Ken noted that as the Holocaust unfolded, there were also thousands of episodes of human compassion, help, heroism, and resistance. This view reduces the murder of 6 million human beings to the backdrop for a stage on which the good side of human nature can shine with a few thousand lights. We must ask whether this argument would accept (not "justify," but "accept") the murder of 100 million human beings if there were a single act of compassion. At issue is the failure of faith to provide a criterion for its own demise (Krueger, 2020).

In the final pages of "The Book of Job," we find one answer to the question of theodicy. Job, like all human beings, has endured massive losses, and he has suffered greatly. God eventually tells him to stop complaining, because he is not even entitled to that. At the very end, God mocks Job by restoring all his losses—and then some—just when Job surrenders his right to complain.

Here’s a God who breaks His servant whom He—allegedly – loves and then showers him with riches. This is cruel in all the obvious ways, but it is outright sadistic psychologically. Suppose you know that you will be rewarded with bliss after you had been broken; you will be tempted to surrender early in order to avoid all that suffering. But this option is closed to you because God considers it cheating. You must go through hell first before you can be redeemed. This is not tough love; it is sadism.

The con game of sin

In "Genesis," we find the earliest example of sadism. Paradise is a state of innocence, but the seed of guilt is laid down. Why plant a tree of knowledge and forbid humans to eat its fruit? Only a god who is neither omnipotent nor self-confident might be "tempted" to do that.

Now, humans do not eat from the tree on their own. So it was God, if He was omnipotent, who sent the serpent to tempt them. If He was not omnipotent, the serpent was an independent agent, possessing free will and foreknowledge of the havoc that was to come.

For humans, the game is rigged. They eat the fruit, which gives them the knowledge that eating the fruit is a great sin, to be punished down the generations to the present day. This is a recursive paradox. When humans decide to eat the fruit, they have no knowledge of good and evil, but then they learn that finding out the difference between good and evil is itself the evil. But now it’s too late.

The humans have only one bite. Had they eaten the whole apple, they might have realized that tempting them to do something before they know that yielding to temptation will be considered evil is, in fact, the greater evil. In defense of God, one might alternatively claim that the humans already knew that eating the fruit was evil because God told them not to do it. But had they known that disobedience was sin, they would have already had knowledge of good and evil, and eating the fruit would have been unnecessary. A god who plays Catch-22 with his creatures is not a benevolent god.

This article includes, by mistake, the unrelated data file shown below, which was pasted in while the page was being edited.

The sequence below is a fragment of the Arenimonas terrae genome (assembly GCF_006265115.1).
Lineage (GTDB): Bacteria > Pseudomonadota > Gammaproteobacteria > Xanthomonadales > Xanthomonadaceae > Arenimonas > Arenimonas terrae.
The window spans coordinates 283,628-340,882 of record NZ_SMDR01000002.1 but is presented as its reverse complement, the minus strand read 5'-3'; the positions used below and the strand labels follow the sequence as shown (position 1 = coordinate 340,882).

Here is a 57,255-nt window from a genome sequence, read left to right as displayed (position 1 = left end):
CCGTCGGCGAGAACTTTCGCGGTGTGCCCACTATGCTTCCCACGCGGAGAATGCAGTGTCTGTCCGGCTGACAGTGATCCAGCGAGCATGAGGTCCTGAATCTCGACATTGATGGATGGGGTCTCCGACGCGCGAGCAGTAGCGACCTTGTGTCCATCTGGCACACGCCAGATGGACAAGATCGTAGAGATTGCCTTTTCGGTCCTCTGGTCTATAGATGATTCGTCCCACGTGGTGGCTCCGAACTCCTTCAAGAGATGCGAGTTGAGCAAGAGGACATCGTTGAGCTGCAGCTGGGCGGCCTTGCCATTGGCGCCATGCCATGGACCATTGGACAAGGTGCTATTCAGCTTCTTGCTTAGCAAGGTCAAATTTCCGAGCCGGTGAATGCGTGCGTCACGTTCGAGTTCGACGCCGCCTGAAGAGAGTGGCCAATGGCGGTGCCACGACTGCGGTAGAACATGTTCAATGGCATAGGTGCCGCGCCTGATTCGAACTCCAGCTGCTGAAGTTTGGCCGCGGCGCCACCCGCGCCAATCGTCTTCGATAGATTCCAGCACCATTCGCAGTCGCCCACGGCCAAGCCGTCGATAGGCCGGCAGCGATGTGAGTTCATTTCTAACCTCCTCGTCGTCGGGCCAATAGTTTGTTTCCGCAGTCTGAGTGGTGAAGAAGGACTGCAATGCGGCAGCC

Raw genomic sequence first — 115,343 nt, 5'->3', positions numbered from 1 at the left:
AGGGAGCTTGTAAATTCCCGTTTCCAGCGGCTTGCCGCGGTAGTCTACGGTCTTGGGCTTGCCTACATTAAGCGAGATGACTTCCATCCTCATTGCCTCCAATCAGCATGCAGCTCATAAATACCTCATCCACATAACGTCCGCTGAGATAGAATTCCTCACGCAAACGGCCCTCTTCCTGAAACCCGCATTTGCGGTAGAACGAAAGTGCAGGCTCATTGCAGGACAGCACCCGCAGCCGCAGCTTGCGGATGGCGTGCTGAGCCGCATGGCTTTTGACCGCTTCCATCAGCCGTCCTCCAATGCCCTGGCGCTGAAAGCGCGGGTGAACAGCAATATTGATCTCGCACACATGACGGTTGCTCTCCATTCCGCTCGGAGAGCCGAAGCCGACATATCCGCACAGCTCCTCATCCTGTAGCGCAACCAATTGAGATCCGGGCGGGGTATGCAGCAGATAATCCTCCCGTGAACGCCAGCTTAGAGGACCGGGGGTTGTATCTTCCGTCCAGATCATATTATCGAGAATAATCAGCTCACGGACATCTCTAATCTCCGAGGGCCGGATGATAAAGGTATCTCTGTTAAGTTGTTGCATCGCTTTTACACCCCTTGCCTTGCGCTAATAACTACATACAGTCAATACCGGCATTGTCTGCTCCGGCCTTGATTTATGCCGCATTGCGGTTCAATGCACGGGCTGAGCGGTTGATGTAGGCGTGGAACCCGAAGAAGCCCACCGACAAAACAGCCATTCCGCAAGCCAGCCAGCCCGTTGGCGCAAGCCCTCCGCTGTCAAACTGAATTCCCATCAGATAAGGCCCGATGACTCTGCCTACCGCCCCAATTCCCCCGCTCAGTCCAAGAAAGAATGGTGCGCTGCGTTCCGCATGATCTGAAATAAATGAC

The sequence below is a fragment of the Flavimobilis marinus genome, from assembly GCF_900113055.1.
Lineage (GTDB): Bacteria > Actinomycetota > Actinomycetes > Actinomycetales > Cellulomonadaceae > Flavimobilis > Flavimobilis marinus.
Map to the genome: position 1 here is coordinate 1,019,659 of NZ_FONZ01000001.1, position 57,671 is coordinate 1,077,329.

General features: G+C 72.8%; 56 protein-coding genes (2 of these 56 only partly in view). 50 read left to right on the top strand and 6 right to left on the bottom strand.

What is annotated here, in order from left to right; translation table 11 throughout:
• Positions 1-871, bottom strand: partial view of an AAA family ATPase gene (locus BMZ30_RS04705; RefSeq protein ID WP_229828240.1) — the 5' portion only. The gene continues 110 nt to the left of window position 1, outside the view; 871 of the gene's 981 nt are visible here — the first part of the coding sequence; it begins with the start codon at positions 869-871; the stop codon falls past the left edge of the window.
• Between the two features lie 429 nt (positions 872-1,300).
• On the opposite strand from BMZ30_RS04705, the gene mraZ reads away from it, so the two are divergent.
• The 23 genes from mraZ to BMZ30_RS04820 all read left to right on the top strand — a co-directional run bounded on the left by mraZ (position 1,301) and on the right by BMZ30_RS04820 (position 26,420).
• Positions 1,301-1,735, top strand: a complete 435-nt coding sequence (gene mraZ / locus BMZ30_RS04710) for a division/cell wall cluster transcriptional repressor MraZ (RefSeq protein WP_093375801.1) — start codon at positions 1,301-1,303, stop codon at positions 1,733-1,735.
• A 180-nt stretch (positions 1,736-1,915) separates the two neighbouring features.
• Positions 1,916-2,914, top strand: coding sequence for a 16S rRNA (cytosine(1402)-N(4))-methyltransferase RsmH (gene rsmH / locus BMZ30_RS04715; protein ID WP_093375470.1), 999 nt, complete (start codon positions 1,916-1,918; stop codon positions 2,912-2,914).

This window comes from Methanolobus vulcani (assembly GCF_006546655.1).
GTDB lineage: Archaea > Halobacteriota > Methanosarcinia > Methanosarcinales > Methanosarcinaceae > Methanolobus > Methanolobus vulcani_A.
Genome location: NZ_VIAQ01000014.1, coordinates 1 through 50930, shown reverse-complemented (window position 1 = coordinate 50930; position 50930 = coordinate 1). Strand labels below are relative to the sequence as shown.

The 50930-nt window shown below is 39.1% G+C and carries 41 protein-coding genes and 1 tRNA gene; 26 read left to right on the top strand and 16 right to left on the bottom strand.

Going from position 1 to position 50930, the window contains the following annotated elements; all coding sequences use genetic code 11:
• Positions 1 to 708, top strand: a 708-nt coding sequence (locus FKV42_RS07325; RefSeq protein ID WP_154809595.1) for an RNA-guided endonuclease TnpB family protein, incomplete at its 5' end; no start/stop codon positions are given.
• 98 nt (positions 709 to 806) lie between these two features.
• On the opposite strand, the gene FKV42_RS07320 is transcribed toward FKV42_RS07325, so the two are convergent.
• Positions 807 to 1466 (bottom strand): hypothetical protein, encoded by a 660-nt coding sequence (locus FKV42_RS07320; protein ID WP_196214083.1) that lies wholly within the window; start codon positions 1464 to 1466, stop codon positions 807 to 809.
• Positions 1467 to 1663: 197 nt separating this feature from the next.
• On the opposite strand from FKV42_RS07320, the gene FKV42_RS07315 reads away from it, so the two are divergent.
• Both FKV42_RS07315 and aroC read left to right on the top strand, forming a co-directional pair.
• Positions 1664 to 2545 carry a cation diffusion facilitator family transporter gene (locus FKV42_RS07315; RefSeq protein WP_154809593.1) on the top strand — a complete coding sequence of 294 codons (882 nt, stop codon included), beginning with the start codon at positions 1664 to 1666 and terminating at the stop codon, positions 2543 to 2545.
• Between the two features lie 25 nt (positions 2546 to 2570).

The mystical alternative

If theism fails to solve the problems of dualism and theodicy, how can the religious instinct be satisfied? It will not be satisfied with science. So far, science has produced new questions at a higher rate than it has produced answers.

From this and Gödel’s (1931) incompleteness theorem, we may conclude that omniscience is not our destiny. The epistemic gap will remain, and perhaps it will even grow larger as we contemplate the depth of our ignorance. With what can we fill this gap if a human-like agentic god is not up to the job?

Mysticism offers an alternative. Mysticism does not need to ascribe any properties to the divine. There is no need to believe in a God that is good (bad), omniscient (ignorant), benevolent (sadistic), agentic (lethargic), or anything else. The minimum requirement of mysticism is to allow the divine.

The divine can be contemplated but not described, experienced but not known, acted out but not acted upon. In other words, the divine is interwoven with human psychology. Like consciousness, it has no substance—but it is not consciousness.

The religious instinct can be satisfied by engaging with it. My friend Ken Miller engages with it at mass, in the lab, and when talking to a dinner group. I try to do the same, though without the mass. A mystical recognition of the divine does not threaten science, nor is it threatened by it; and it gives that old instinct something to play with.

A primer on mysticism

If you can study science at school and old-time religion at church, where will you find mysticism? The evasive answer is that it will be given to you when you are ready to receive it. Less glibly, I recommend the study of Meister Eckhart, Jakob Böhme, and Martin Buber. Of course, the Kabbalah is always de rigueur. In my opinion, there even is a bit of mysticism in the gospel of John. John [1:1] comes in with a bang, and it is a big one.

Ἐν ἀρχῇ ἦν ὁ λόγος, καὶ ὁ λόγος ἦν πρὸς τὸν θεόν, καὶ θεὸς ἦν ὁ λόγος.

“In the beginning was the Word, and the Word was with God, and the Word was God.”

Conventional theologians equate "logos" with Jesus, but that is just their opinion. "Logos" in Ancient Greek means far more than "word.’ It could mean "speech," "instruction," "meaning," or "text" (to our poststructuralist friends). But Logos might also refer to “an objective law-like principle that governs the cosmos,” as Heraclitus of Ephesos taught (Curd, 2019). If Logos is the beginning, God comes later and is absorbed into the Logos. This Heraclitean Logos does not judge, it does not play games, and it does not make for a good idol. But our religious instinct can contemplate it and wonder. 

As to the Meister Eckhart epigraph, replace "truth" with "logos," and you'll see what I mean.